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Absence of government officials irk Treasury

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The low turnout of senior government officials at the launch of Malawi Child Poverty and the State of the World’s Children Reports in Lilongwe angered Secretary to the Treasury (ST), Ronald Mangani, who described the conduct as regrettable.

Mangani officially launched the report, whose study, the United Nations Children’s Education (Unicef) had conducted in partnership with government. The report found that poverty remains entrenched among the country’s children and threatens the gains made.

A government official who attended the launch confided in us that even though about eight Principal Secretaries (PSs) were invited to the launch, none had turned up. Instead, they had sent junior officers.

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And before going into the details of his speech, Mangani said the day would go down in his history as one of the saddest following the absence of most government officials who are crucial in issues to do with the welfare of children.

“Is this what we should be doing on a report of this significance; on a report that has a huge reflection on how we are moving forward as a country? I don’t know whether it is how we organised the launch.

“I don’t know why we have such low representation at the launch of such an important report but I would like to put it on record that I am personally disappointed. I am hoping that we will find a way of securing an assurance, especially on our part, that the recommendations in the report are going to attract the attention that they deserve,” Mangani said.

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The ST said it is unacceptable that about 63 percent of children in Malawi are multi-dimensionally poor, a percentage that is higher than the child monetary poverty rate of 43 percent.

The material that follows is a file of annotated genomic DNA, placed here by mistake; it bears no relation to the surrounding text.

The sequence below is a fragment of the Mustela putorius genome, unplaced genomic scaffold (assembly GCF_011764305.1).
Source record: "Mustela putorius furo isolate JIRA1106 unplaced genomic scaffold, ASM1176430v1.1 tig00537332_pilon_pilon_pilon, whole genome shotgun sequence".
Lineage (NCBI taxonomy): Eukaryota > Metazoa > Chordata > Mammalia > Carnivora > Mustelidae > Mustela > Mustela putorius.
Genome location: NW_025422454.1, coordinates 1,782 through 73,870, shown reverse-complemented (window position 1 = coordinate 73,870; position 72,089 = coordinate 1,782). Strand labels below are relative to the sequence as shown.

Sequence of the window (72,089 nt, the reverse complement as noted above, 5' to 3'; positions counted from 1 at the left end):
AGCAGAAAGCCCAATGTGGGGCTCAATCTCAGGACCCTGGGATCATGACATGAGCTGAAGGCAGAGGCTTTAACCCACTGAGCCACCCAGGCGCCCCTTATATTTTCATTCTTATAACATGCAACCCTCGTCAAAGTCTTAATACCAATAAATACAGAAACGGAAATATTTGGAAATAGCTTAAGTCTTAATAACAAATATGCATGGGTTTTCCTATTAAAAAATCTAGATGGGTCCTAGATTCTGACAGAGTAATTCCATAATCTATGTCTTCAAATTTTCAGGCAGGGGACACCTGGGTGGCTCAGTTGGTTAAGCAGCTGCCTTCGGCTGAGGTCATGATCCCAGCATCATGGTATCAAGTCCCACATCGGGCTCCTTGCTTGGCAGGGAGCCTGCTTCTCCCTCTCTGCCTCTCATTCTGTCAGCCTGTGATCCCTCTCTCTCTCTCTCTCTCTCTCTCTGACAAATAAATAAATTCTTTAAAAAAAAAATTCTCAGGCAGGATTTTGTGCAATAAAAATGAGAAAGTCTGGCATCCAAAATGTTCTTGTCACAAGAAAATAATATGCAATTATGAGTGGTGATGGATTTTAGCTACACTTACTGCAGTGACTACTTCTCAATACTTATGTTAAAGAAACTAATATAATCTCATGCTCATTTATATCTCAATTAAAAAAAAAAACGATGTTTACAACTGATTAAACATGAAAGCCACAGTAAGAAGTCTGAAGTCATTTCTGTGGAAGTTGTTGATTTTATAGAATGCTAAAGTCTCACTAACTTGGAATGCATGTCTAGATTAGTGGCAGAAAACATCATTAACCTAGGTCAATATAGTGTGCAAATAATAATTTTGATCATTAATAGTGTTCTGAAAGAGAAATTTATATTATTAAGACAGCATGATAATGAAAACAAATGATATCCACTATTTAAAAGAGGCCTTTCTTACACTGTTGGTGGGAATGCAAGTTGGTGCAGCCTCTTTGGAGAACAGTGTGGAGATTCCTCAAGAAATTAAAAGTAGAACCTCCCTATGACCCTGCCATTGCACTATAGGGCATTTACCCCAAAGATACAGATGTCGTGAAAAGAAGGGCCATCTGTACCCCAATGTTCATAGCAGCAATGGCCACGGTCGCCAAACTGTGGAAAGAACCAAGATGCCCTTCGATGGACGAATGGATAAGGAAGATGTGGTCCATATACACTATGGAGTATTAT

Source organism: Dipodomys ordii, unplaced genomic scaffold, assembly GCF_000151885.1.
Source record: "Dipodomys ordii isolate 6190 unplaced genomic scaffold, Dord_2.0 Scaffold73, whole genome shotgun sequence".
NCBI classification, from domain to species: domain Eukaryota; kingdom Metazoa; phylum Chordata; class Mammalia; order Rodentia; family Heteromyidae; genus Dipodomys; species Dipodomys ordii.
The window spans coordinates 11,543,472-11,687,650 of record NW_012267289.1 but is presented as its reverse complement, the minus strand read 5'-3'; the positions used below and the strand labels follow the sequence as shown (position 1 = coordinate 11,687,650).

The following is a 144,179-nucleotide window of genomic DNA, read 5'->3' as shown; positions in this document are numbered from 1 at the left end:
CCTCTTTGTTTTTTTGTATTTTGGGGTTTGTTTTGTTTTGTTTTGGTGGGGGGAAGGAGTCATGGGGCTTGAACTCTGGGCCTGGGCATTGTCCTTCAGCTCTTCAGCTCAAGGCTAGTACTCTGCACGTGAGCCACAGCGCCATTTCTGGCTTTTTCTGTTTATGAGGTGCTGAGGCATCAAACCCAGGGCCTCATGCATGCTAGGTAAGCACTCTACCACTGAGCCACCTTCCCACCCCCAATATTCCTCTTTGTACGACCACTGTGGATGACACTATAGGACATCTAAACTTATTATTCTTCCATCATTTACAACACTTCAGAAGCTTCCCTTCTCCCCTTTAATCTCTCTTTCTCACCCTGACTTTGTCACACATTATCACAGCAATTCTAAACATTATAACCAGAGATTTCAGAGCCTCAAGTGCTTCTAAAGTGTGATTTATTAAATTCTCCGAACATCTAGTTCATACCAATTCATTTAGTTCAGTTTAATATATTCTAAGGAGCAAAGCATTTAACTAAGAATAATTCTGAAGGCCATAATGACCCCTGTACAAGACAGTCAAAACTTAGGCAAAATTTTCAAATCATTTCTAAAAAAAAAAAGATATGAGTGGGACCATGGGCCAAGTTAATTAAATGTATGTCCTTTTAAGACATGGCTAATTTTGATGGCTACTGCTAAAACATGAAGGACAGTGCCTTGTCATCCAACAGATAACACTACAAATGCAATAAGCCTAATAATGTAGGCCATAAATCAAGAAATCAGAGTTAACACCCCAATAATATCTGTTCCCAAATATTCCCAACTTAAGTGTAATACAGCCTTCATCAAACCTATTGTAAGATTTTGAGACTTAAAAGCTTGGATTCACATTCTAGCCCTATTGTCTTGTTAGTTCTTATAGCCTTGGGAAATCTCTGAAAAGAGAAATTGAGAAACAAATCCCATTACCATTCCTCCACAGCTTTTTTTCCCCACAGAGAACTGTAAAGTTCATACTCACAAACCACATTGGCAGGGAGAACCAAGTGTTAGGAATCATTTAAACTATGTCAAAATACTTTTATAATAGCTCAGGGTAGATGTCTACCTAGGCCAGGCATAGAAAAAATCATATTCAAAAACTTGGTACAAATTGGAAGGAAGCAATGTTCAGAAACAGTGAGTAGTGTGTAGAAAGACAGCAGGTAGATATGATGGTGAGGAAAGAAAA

“But together with our partners, we are doing all we can to reverse the situation. For instance, the nutrition programmes for children are part of the interventions. We don’t have a choice but to continue working towards improving the welfare of our children,” Mangani said.

Unicef Representative in Malawi, Johannes Wedenig, said it was more worrying that rates of child poverty in rural areas are even much higher.

“What all these statistics tell us is that interventions that exclusively target monetary poverty will exclude children who remain vulnerable as a result of the absence of basic needs,” Wedenig said.

He added: “There are a lot inequalities among children in Malawi and without decisive steps to break the cycle of poverty, we will continue to deny millions of children a fair chance in life and fuel intergenerational cycles of disadvantage.”

The child poverty study is aimed at strengthening the profile of children at the national policy table, influencing the economic and social policies that affect resource allocations, and to make children a priority in national programmes.

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